Delaware Valley HR Person of the Year Award

Merrick Rosenberg, CEO and co-founder of Take Flight Learning (TFL), the leading DISC training company in the United States, is the recipient of the 2017 HR Consultant of the Year Award. Developed in 2001, the Delaware Valley HR Person of the Year Awards – which includes “HR Consultant of the Year”, “HR Rising Star of the Year,” and “HR Person of the Year” – spotlight the region’s human resources industry and recognize the HR professionals who exemplify performance excellence and outstanding achievement in the field.

The Delaware Valley HR Person of the Year Award is a joint effort between Chester County Human Resource Association, Greater Valley Forge HR Association, HR Association of Southern New Jersey, the Tri-State HR Management Association chapters of the Society for Human Resource Management (SHRM), Philadelphia SHRM, Delaware County SHRM, and Delaware SHRM.

Rosenberg, a recognized thought leader, entrepreneur, author and keynote speaker, specializes in team building, leadership development and utilizing the DISC personality styles to build better relationships and create engaging work environments.

“I am honored to be selected as HR Consultant of the Year,” said Rosenberg upon winning the award. “But this award does not just belong to me. This is what happens when you surround yourself with amazing people who share the same passion for helping people to transform their lives.”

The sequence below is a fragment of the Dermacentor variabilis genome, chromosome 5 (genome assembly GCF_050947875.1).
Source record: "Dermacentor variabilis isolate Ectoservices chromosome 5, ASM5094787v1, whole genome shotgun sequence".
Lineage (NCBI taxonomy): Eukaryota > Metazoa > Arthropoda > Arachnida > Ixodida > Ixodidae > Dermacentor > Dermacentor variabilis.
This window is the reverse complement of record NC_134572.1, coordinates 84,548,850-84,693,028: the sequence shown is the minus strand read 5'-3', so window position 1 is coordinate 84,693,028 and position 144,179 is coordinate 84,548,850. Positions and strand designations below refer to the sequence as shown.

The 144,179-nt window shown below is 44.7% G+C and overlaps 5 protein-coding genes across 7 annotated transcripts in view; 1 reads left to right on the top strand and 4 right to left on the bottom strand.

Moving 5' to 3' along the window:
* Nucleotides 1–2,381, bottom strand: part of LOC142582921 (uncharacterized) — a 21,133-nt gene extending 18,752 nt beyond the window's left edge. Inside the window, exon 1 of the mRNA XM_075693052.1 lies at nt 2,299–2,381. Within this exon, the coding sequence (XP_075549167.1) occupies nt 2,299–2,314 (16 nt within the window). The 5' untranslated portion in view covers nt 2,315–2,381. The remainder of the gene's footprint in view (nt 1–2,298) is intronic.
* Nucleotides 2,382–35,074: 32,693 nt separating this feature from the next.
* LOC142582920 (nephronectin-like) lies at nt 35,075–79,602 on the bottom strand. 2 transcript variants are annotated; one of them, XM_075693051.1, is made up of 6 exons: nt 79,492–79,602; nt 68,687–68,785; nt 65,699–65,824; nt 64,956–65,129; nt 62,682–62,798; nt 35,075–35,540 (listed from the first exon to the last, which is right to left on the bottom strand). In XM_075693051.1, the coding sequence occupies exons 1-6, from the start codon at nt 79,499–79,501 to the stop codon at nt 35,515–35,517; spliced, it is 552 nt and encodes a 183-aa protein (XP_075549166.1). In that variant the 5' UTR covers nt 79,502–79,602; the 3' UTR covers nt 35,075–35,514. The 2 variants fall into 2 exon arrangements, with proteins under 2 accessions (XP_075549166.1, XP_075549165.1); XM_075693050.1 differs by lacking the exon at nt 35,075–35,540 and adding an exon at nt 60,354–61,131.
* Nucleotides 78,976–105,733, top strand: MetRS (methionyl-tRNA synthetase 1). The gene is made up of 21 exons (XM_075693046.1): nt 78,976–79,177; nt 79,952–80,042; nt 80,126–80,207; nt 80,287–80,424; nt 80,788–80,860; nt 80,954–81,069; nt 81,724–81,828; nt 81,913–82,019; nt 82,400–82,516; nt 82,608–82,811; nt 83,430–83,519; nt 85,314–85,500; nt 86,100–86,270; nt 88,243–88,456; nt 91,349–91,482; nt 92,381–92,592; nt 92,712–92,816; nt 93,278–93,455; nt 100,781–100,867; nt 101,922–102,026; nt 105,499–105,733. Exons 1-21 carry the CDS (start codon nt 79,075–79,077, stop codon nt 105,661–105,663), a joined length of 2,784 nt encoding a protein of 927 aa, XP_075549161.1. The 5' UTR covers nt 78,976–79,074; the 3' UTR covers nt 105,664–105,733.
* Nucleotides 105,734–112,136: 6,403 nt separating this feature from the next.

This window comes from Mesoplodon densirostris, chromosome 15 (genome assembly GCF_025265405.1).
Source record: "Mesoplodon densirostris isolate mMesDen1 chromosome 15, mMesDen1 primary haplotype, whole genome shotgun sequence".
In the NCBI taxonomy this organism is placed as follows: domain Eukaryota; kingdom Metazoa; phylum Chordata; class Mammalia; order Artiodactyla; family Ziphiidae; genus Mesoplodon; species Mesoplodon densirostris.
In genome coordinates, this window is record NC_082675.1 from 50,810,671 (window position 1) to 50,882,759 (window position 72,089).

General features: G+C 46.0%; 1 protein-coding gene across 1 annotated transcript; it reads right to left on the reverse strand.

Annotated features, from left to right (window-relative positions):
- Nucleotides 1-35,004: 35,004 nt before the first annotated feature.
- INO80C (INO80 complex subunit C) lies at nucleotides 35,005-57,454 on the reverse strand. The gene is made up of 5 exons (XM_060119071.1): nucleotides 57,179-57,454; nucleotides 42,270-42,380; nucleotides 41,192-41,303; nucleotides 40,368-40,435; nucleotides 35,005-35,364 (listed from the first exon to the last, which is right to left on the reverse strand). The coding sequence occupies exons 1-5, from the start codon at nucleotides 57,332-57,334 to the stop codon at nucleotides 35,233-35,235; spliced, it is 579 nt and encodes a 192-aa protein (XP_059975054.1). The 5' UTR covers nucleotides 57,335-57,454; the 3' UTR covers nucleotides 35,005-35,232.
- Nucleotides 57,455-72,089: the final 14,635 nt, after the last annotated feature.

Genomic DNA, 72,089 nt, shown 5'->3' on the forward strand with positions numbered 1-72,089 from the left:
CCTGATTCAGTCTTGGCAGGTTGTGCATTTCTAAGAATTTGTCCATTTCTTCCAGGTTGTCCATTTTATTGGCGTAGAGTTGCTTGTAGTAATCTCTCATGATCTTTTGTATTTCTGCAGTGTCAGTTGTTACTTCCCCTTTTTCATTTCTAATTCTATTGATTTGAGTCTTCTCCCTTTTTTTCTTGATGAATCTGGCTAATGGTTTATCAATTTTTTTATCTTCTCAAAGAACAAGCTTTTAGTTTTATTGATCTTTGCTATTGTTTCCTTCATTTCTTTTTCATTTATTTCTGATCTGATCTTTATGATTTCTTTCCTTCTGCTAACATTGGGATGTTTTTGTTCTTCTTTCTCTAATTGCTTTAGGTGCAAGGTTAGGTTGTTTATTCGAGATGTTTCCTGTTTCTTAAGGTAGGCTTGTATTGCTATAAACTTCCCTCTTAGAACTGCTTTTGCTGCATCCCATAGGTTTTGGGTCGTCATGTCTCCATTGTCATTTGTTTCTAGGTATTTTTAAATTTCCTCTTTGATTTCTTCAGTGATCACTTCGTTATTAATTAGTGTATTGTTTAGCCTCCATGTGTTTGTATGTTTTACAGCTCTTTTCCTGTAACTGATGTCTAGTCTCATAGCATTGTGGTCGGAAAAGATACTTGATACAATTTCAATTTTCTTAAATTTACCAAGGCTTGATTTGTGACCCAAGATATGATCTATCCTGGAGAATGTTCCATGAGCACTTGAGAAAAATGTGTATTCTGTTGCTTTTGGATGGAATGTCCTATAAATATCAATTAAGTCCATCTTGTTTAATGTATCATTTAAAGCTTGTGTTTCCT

To be considered an “HR Consultant of the Year” candidate, an individual must demonstrate “excellence either by creative and innovative development of new ideas and programs or by the highly effective utilization of well-regarded principles” in the human resources arena.

And CONGRATULATIONS TO THE 2017 Tri-State Nominees

The following Tri-State Members have been recognized as the HR Person of the Year Award from 2004-2016:
Merrick Rosenberg, Douglas Allen, SPHR, Donna Jack, SPHR, Dorothy Stubblebine, SPHR  - Lifetime Achievement Award, Anneliese McMenamin, SPHR, Judy Baker, John Baldino, SPHR, Jeff Backal, Aaron Boucher, PHR, Laraine Knauss, SPHR, Margie McLaughlin, SPHR, Monica McClintock, SPHR, Theresa McGlinchey, SPHR, Carol Asselta, SPHR, John Knoop, SPHR and Diane Wagner, SPHR.

Shared Experiences

When I was just starting out in my career I found myself being sent to Washington DC to attend a two-day training seminar. Being young, newly married, and having very little business world experience, I found myself terrified at the thought of going away on a trip by myself.  The night I arrived I called my husband crying that I wanted to come home, but of course I couldn’t.  I made it through the night, attended the all-day seminar and then at the speed of light made way for my hotel room where I ordered room service for dinner and cried myself to sleep. 

 The next morning when I entered the breakfast room before attending the second day’s training, the buzz was in the air, a large group of people were laughing and reminiscing about the fun they had out on the town the night before.  I left that training event promising myself I would never let that happen again.